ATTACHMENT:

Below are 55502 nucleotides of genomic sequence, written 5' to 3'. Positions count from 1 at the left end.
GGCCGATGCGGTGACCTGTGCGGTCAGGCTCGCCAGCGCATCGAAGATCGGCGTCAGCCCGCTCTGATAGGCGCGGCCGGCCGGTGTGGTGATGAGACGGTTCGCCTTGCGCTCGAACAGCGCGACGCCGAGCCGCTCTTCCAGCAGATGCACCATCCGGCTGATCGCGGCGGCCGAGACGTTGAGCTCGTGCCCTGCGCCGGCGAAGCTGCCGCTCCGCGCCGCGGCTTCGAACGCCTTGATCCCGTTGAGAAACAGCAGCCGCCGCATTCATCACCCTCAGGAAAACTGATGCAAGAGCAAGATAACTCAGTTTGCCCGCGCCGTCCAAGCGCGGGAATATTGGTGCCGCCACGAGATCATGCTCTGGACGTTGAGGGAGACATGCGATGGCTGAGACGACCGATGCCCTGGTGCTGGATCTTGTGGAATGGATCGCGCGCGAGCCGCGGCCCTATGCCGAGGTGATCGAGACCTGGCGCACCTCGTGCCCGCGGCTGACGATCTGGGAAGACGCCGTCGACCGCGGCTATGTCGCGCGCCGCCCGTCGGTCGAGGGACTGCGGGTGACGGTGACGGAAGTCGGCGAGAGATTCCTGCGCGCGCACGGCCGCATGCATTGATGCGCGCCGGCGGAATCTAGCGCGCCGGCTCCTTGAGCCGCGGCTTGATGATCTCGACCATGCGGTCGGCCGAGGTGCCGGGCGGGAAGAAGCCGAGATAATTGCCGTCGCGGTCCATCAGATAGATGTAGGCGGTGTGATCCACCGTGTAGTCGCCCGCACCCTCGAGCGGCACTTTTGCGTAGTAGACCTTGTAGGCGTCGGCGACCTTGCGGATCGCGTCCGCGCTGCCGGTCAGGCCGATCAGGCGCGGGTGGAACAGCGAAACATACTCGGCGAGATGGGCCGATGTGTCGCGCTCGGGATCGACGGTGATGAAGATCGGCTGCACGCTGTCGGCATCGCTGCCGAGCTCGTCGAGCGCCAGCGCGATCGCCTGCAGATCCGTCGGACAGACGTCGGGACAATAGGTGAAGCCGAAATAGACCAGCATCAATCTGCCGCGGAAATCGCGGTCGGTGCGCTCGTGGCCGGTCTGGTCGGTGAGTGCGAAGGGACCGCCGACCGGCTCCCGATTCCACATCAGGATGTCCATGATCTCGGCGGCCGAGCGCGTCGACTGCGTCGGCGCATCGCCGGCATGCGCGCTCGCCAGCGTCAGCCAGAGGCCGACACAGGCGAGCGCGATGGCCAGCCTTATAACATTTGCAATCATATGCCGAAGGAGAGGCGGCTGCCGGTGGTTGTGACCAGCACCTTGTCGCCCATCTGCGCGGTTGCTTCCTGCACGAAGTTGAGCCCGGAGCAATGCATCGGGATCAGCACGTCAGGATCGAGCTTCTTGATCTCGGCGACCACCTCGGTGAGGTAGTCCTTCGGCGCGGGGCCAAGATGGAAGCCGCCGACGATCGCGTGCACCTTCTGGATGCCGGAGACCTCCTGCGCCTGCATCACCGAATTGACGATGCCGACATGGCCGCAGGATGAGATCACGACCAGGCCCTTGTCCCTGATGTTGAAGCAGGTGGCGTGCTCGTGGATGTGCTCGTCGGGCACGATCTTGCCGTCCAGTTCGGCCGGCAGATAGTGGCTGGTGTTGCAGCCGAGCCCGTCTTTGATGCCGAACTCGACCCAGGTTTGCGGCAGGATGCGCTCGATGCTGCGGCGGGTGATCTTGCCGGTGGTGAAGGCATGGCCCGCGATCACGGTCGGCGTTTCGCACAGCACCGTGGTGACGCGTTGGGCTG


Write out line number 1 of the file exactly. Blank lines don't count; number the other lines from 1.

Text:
Below are 55502 nucleotides of genomic sequence, written 5' to 3'. Positions count from 1 at the left end.